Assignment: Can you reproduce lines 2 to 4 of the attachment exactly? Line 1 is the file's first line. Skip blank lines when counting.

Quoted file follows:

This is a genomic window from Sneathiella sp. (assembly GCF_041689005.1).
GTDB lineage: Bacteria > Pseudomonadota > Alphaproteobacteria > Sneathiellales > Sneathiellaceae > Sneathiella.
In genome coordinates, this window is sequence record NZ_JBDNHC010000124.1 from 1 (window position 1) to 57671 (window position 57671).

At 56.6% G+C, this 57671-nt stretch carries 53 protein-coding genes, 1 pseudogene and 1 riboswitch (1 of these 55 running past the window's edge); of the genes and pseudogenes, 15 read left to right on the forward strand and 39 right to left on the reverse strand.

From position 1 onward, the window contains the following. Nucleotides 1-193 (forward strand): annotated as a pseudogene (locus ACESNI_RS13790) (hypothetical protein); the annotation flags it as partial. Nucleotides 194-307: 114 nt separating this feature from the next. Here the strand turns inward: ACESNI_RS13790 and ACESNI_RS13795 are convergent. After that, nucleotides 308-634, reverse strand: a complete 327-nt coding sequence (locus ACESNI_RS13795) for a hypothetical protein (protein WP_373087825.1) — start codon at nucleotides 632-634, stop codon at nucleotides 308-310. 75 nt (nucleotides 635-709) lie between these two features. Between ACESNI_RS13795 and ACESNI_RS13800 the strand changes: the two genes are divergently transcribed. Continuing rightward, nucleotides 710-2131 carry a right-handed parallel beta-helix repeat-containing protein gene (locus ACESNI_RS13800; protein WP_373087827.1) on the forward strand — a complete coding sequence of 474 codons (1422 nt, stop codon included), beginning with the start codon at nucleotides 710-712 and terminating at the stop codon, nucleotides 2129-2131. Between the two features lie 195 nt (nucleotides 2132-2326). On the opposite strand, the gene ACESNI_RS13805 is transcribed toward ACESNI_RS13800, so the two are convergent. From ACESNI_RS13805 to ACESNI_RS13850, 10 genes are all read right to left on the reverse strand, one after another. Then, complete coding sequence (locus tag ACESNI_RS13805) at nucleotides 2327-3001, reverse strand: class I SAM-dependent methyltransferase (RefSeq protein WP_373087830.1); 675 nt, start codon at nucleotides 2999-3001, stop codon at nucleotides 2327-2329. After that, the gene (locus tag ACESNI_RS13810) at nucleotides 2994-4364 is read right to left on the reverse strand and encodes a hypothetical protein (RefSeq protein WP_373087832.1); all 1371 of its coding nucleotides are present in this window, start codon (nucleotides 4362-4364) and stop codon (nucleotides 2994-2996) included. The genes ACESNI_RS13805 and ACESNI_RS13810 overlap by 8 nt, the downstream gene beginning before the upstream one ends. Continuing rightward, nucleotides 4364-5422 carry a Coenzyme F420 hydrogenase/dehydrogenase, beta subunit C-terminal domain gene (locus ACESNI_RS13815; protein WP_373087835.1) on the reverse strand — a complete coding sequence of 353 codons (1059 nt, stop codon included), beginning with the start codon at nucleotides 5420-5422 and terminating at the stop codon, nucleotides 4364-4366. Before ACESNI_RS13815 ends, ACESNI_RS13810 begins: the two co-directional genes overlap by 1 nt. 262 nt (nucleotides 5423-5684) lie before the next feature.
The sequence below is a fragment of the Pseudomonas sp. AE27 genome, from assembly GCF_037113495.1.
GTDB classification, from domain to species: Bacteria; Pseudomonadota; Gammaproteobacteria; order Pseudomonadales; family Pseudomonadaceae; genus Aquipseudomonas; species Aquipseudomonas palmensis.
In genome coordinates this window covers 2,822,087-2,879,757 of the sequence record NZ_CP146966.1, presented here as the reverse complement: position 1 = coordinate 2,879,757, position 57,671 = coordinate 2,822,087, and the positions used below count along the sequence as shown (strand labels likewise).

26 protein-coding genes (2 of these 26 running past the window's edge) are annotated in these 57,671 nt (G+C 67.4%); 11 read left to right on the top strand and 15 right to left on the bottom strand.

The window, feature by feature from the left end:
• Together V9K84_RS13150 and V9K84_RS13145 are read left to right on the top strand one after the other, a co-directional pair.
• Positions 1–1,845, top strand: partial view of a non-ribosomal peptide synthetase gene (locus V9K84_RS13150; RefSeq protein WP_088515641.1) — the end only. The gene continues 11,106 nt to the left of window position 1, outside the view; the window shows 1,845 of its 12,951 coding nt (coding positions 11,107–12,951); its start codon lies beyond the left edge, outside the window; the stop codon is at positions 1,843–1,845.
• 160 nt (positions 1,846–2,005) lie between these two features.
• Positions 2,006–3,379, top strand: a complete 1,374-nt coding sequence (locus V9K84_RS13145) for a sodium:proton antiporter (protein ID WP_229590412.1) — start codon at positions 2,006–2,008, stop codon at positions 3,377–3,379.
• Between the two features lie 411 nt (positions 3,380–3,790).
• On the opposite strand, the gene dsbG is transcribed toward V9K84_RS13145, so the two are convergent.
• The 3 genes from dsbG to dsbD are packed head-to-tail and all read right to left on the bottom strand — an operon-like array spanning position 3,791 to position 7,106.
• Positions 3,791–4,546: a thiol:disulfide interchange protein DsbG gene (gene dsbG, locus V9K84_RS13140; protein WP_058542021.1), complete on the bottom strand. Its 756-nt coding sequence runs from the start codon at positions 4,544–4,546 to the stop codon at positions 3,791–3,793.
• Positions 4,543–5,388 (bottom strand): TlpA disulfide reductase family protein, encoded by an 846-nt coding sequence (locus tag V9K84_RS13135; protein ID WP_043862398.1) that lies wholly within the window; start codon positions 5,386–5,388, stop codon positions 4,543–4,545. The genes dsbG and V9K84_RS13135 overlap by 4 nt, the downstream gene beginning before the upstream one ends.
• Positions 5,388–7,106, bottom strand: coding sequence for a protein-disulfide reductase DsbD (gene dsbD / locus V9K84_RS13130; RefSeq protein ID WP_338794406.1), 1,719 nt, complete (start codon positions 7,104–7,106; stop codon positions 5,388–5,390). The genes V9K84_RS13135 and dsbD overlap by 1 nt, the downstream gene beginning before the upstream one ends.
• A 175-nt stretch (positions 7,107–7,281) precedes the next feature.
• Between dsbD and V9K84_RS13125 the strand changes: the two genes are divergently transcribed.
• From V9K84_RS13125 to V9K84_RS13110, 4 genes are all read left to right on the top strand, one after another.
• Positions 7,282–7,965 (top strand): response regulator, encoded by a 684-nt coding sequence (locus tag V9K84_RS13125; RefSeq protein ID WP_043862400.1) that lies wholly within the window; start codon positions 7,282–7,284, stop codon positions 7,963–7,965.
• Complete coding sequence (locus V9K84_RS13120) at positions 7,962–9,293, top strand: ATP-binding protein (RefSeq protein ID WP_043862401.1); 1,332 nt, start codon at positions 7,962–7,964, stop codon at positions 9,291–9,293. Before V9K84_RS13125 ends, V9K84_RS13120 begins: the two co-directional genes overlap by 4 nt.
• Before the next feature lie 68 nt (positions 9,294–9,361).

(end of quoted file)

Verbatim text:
GTDB lineage: Bacteria > Pseudomonadota > Alphaproteobacteria > Sneathiellales > Sneathiellaceae > Sneathiella.
In genome coordinates, this window is sequence record NZ_JBDNHC010000124.1 from 1 (window position 1) to 57671 (window position 57671).

At 56.6% G+C, this 57671-nt stretch carries 53 protein-coding genes, 1 pseudogene and 1 riboswitch (1 of these 55 running past the window's edge); of the genes and pseudogenes, 15 read left to right on the forward strand and 39 right to left on the reverse strand.